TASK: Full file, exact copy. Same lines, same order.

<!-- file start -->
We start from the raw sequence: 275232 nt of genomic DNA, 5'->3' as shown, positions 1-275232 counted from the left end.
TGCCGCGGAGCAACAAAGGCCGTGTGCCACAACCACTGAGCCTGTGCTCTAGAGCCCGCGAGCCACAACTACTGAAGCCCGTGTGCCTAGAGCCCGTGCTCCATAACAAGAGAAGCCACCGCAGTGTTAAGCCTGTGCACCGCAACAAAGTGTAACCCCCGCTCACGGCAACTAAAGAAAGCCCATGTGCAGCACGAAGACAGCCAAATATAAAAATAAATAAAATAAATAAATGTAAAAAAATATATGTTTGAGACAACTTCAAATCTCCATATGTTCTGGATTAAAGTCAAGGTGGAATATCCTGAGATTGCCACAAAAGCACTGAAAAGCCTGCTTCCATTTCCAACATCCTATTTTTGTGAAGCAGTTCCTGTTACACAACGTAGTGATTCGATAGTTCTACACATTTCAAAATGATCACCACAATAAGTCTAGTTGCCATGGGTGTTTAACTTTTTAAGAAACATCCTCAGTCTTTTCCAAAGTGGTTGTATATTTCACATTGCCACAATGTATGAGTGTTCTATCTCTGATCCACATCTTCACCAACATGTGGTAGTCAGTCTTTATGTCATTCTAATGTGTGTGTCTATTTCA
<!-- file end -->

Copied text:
We start from the raw sequence: 275232 nt of genomic DNA, 5'->3' as shown, positions 1-275232 counted from the left end.
TGCCGCGGAGCAACAAAGGCCGTGTGCCACAACCACTGAGCCTGTGCTCTAGAGCCCGCGAGCCACAACTACTGAAGCCCGTGTGCCTAGAGCCCGTGCTCCATAACAAGAGAAGCCACCGCAGTGTTAAGCCTGTGCACCGCAACAAAGTGTAACCCCCGCTCACGGCAACTAAAGAAAGCCCATGTGCAGCACGAAGACAGCCAAATATAAAAATAAATAAAATAAATAAATGTAAAAAAATATATGTTTGAGACAACTTCAAATCTCCATATGTTCTGGATTAAAGTCAAGGTGGAATATCCTGAGATTGCCACAAAAGCACTGAAAAGCCTGCTTCCATTTCCAACATCCTATTTTTGTGAAGCAGTTCCTGTTACACAACGTAGTGATTCGATAGTTCTACACATTTCAAAATGATCACCACAATAAGTCTAGTTGCCATGGGTGTTTAACTTTTTAAGAAACATCCTCAGTCTTTTCCAAAGTGGTTGTATATTTCACATTGCCACAATGTATGAGTGTTCTATCTCTGATCCACATCTTCACCAACATGTGGTAGTCAGTCTTTATGTCATTCTAATGTGTGTGTCTATTTCA